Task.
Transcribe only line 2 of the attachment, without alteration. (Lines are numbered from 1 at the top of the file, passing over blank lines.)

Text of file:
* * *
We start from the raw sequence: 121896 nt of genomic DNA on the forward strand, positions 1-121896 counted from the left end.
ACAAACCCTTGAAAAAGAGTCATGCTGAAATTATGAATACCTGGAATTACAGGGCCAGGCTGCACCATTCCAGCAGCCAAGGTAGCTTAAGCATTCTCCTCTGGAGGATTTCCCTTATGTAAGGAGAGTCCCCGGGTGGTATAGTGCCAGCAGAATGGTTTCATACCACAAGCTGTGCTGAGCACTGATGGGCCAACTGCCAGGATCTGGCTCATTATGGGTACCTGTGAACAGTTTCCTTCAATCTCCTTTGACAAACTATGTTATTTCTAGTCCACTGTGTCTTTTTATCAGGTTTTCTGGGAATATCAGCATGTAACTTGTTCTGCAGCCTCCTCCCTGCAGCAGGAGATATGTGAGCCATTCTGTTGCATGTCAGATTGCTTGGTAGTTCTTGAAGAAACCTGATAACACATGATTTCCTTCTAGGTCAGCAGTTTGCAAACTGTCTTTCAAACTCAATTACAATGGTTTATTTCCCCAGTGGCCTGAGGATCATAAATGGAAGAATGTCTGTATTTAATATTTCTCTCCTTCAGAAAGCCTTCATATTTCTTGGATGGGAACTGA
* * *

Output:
ACAAACCCTTGAAAAAGAGTCATGCTGAAATTATGAATACCTGGAATTACAGGGCCAGGCTGCACCATTCCAGCAGCCAAGGTAGCTTAAGCATTCTCCTCTGGAGGATTTCCCTTATGTAAGGAGAGTCCCCGGGTGGTATAGTGCCAGCAGAATGGTTTCATACCACAAGCTGTGCTGAGCACTGATGGGCCAACTGCCAGGATCTGGCTCATTATGGGTACCTGTGAACAGTTTCCTTCAATCTCCTTTGACAAACTATGTTATTTCTAGTCCACTGTGTCTTTTTATCAGGTTTTCTGGGAATATCAGCATGTAACTTGTTCTGCAGCCTCCTCCCTGCAGCAGGAGATATGTGAGCCATTCTGTTGCATGTCAGATTGCTTGGTAGTTCTTGAAGAAACCTGATAACACATGATTTCCTTCTAGGTCAGCAGTTTGCAAACTGTCTTTCAAACTCAATTACAATGGTTTATTTCCCCAGTGGCCTGAGGATCATAAATGGAAGAATGTCTGTATTTAATATTTCTCTCCTTCAGAAAGCCTTCATATTTCTTGGATGGGAACTGA